Dave



Date: 06/28/20 14:47
Re: What does SS stand for in ATSF signal place names?
Author: KskidinTx

Let's analyze just what the OP is asking.  First of all the title designates only the ATSF, not other railroads.  Secondly, his first question refers to "signal place names"Nothing to do with what type of switch it is.

goneon66, the first responder, gave the correct answer, such as "West Siding Switch Springer".  These signs were put up to designate a particular location in order to give train authority, etc. so there would be no question as to where it applied.

dtoeppen Wrote:
-------------------------------------------------------
> What does SS stand for in signal place names?
>
> East end of a siding is typically named ESS , ie
> ESS Springer. West end is named WSS , ie WSS
> Springer.
>
> It's pretty obvious what the E and W stand for.
> But what does the SS mean?
>
> I'm pretty sure it's not:
> * Stainless Steel
> * The kind of SS they had in Hogan's Heroes
>
> Maybe it's as simple as "Side Siding", ie West
> Side Siding Springer? But that seems too
> alliterative.
>
> Curious minds await your reply

As far as designations for spring switches, ATSF used to use a singular "S" mounted on the switch frame  As the posted picture indicates, the MOP did it differently.

Mark



Date: 06/28/20 15:49
Re: What does SS stand for in ATSF signal place names?
Author: John

Was there not an FRA requirement some time ago that required each end of sidings to be uniquely defined, so that Serra siding had to have an East Serra location and an West Serra location for the ends of the siding in CTC territory?  Alternatively, you could give the two ends of the siding completely different names:  Jones (east switch) and Miller (west switch).  The same requirement extended to non-CTC territory.  At least that is what I recall.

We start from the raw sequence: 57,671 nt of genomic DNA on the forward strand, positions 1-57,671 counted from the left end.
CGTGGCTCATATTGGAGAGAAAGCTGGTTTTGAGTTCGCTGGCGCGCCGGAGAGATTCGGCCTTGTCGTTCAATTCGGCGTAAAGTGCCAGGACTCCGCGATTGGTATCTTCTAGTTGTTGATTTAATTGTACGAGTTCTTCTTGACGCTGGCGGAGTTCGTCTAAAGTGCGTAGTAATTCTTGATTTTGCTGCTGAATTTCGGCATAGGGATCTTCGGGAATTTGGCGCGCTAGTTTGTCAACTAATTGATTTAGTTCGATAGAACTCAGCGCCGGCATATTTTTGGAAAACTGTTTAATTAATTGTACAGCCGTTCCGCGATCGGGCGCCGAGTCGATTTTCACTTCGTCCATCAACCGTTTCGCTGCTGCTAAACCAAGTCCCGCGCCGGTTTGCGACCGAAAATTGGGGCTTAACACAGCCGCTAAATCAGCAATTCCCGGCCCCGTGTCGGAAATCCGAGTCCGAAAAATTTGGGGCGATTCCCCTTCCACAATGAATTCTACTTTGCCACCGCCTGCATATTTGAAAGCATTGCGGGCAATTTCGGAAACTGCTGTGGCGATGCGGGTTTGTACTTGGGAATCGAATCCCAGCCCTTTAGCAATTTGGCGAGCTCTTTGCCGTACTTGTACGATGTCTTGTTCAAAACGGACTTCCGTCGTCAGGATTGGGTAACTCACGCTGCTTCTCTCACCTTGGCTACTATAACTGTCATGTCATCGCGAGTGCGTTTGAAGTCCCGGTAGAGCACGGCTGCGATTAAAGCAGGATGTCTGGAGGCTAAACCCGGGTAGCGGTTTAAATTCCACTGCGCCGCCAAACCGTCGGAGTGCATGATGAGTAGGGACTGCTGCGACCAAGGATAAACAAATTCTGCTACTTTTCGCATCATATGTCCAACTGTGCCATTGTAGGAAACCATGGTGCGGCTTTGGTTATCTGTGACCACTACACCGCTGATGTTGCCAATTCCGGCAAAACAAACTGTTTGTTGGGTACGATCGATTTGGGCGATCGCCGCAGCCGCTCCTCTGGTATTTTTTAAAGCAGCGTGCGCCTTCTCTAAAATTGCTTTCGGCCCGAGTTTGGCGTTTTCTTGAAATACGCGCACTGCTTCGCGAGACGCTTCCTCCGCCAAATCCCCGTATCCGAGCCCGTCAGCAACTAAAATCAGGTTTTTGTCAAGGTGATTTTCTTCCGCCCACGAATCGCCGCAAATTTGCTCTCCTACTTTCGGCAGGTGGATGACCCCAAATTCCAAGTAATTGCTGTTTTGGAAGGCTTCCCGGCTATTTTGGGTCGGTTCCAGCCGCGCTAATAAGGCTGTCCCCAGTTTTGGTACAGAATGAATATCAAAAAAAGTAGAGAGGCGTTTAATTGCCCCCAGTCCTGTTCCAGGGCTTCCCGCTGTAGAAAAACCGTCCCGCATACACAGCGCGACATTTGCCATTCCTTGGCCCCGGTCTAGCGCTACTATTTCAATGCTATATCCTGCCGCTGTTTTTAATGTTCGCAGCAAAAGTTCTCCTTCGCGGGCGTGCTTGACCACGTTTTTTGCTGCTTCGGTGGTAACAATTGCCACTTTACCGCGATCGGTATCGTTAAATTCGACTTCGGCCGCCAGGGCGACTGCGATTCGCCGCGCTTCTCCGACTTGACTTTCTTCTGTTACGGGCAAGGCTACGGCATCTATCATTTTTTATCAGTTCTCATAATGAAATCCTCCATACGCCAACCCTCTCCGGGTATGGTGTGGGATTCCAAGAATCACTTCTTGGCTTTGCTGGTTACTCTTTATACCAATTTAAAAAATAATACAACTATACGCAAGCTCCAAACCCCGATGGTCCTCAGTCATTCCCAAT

Date: 06/28/20 15:57
Re: What does SS stand for in ATSF signal place names?
Author: 4thDistrict

KskidinTx Wrote:
-------------------------------------------------------
> Let's analyze just what the OP is asking.

Thanks! Always nice to hear from people who actually read the questions AND know enough about the topic to answer with useful information.



Edited 2 time(s). Last edit at 06/28/20 16:00 by 4thDistrict.



Date: 06/28/20 17:27
Re: What does SS stand for in ATSF signal place names?
Author: KskidinTx

John Wrote:
-------------------------------------------------------
> Was there not an FRA requirement some time ago
> that required each end of sidings to be uniquely
> defined, so that Serra siding had to have an East
> Serra location and an West Serra location for the
> ends of the siding in CTC territory?
>  Alternatively, you could give the two ends of
> the siding completely different names:  Jones